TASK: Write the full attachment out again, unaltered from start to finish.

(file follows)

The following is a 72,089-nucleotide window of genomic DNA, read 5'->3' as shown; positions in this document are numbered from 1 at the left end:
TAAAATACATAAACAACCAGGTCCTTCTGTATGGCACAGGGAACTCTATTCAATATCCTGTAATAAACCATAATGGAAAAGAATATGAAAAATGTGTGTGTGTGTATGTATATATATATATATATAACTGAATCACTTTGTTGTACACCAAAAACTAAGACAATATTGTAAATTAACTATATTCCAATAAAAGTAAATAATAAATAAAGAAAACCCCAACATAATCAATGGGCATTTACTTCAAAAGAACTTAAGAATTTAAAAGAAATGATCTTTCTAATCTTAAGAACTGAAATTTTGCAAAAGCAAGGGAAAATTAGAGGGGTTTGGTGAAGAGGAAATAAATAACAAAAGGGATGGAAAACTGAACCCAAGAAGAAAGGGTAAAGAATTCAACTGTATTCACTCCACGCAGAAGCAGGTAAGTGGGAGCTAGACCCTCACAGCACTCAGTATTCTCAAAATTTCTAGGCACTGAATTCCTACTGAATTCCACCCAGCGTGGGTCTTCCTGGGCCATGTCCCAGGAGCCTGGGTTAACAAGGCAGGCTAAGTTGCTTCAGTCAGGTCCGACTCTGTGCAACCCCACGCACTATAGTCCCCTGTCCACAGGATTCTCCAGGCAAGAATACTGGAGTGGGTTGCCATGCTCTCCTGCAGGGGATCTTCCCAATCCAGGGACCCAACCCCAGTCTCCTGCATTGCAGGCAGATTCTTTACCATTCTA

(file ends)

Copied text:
The following is a 72,089-nucleotide window of genomic DNA, read 5'->3' as shown; positions in this document are numbered from 1 at the left end:
TAAAATACATAAACAACCAGGTCCTTCTGTATGGCACAGGGAACTCTATTCAATATCCTGTAATAAACCATAATGGAAAAGAATATGAAAAATGTGTGTGTGTGTATGTATATATATATATATATAACTGAATCACTTTGTTGTACACCAAAAACTAAGACAATATTGTAAATTAACTATATTCCAATAAAAGTAAATAATAAATAAAGAAAACCCCAACATAATCAATGGGCATTTACTTCAAAAGAACTTAAGAATTTAAAAGAAATGATCTTTCTAATCTTAAGAACTGAAATTTTGCAAAAGCAAGGGAAAATTAGAGGGGTTTGGTGAAGAGGAAATAAATAACAAAAGGGATGGAAAACTGAACCCAAGAAGAAAGGGTAAAGAATTCAACTGTATTCACTCCACGCAGAAGCAGGTAAGTGGGAGCTAGACCCTCACAGCACTCAGTATTCTCAAAATTTCTAGGCACTGAATTCCTACTGAATTCCACCCAGCGTGGGTCTTCCTGGGCCATGTCCCAGGAGCCTGGGTTAACAAGGCAGGCTAAGTTGCTTCAGTCAGGTCCGACTCTGTGCAACCCCACGCACTATAGTCCCCTGTCCACAGGATTCTCCAGGCAAGAATACTGGAGTGGGTTGCCATGCTCTCCTGCAGGGGATCTTCCCAATCCAGGGACCCAACCCCAGTCTCCTGCATTGCAGGCAGATTCTTTACCATTCTA